WeAreAs1 at WeAreAs1 at
Wed Nov 10 07:54:41 CET 1999

In a message dated 11/9/99 8:28:01 PM, you wrote:

<<In the feedback loop of an op-amp this is quite a good

reference. The largest variation in a zener will be the

dynamic resistance (the change in zener voltage from

least current to maximum). By isolating a zener in the

feedback loop of an op-amp the current flow is held

constant. If you consider the positive terminal of an

op-amp connected to ground, and a zener diode

in the negative feedback loop with a resistor to -V.

The op-amp output will servo to whatever value will make

the virtual ground (negative input) the same as

the positive input (ground). That would be the zener voltage

with current controlled by the resistor to -V. If you

make this a resistor and a trimpot (with a value of

10% of the resistor) you can adjust the output

to an exact voltage.>>

This sounds like a useful little circuit configuration.  I wonder why I've 
never seen it in use?  I've never seen it in any synth or musical equipment 
schematics, having read hundreds of them over the last couple of decades.  
Was I not paying close enough attention?

Just to be clear on the circuit, the zener in the feedback loop is oriented 
with its cathode to the opamp's minus input and its anode connected to the 
opamp's output, correct?  Besides the resistor connected between V- and the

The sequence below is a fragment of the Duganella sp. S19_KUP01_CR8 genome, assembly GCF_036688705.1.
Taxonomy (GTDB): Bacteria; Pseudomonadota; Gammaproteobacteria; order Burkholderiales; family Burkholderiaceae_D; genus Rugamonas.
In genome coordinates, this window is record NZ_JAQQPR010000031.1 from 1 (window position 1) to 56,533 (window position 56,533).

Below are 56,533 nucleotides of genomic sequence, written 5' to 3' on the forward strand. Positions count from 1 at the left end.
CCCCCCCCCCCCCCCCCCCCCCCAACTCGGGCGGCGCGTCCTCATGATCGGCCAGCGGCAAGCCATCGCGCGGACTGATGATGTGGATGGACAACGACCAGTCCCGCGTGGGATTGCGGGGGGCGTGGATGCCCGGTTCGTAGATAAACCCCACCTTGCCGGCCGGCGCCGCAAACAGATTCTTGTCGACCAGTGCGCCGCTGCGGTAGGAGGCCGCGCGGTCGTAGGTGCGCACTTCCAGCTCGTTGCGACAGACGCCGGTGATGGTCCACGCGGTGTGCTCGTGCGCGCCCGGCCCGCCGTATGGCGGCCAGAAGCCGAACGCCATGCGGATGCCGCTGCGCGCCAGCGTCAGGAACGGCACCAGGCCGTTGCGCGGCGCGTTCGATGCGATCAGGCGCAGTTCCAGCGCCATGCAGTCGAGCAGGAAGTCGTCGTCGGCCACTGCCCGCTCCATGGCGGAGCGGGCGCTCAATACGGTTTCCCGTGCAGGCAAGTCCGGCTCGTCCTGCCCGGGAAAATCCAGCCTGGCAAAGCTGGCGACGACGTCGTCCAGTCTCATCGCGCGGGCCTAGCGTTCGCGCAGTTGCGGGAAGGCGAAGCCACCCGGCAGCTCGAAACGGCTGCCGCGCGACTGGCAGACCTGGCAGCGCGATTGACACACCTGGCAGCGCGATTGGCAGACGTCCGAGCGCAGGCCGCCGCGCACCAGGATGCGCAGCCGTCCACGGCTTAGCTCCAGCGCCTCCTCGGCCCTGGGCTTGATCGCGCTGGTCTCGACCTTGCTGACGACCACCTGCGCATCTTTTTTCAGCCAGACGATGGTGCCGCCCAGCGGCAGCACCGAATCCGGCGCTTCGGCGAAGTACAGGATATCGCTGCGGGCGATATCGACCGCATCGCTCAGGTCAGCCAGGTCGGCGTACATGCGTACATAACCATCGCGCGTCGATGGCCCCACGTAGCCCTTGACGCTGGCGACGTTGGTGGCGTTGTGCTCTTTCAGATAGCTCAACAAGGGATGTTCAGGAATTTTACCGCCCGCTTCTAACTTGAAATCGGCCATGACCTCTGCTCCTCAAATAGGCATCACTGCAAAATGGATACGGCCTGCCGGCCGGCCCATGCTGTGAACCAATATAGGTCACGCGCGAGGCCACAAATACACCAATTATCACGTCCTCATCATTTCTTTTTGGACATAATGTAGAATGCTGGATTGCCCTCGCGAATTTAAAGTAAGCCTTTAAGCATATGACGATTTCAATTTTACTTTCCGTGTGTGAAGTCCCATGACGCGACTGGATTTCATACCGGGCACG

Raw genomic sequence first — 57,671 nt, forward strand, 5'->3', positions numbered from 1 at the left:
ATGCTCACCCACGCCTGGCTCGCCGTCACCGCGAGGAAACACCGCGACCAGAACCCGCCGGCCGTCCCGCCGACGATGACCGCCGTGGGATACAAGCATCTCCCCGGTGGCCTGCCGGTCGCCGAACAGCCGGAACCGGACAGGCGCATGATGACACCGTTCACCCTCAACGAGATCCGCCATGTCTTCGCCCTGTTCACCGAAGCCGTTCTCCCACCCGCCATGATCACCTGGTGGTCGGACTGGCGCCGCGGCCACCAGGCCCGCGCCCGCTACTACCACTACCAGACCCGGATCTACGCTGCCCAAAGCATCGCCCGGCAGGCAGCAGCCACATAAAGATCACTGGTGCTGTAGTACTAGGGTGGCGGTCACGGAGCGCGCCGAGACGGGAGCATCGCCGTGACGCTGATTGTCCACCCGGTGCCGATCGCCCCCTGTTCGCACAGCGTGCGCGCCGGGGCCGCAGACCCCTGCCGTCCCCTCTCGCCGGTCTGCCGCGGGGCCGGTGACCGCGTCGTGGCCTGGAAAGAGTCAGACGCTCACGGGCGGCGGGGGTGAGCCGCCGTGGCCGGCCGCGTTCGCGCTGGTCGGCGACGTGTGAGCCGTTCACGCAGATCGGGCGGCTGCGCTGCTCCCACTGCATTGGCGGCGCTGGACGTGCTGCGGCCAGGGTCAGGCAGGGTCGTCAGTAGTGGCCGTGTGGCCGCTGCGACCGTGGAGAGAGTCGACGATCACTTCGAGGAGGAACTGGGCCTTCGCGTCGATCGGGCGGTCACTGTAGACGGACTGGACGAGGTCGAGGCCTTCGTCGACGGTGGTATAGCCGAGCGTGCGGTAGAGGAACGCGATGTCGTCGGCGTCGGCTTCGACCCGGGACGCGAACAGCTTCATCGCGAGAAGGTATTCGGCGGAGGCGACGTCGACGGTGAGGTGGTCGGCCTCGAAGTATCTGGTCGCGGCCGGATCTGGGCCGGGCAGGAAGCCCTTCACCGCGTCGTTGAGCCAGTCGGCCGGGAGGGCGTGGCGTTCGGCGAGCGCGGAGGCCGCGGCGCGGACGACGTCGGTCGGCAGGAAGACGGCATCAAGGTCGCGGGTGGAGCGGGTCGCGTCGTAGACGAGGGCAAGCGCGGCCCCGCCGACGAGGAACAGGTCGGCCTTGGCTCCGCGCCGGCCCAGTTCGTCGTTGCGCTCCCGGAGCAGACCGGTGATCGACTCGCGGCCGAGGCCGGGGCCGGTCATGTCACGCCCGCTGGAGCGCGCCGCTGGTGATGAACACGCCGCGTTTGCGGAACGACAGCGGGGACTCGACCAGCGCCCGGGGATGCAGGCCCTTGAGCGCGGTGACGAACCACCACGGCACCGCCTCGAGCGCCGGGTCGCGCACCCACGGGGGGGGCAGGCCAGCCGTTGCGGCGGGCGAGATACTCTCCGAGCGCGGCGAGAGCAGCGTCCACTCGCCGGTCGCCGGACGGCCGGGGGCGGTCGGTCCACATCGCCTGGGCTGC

opamp's minus input, and the zener in the feedback path, there are no other 
components, right?  What if you needed to get a negative reference voltage?  
I suppose that you'd connect the resistor to V+, correct?  What then, about 
the diode orientation?  Would you have to reverse it? (with respect to the 
positive voltage reference circuit)

Although it looks like it would work especially well when used as a precision 
voltage reference, could this also be used in a situaton where you might need 
to derive a particular alternate regulated supply voltage, if the current 
demand was low enough?  For instance, if your synth had only +/-15 volt 
supply, but you needed a -5 volt supply for a couple of CEM3340 VCO's, or you 
needed to power some 4066 analog switches with +/- 7.5 volts.  How much 
current do you think such a circuit could reliably source?  Would the type of 
opamp be the determining factor?

Michael Bacich

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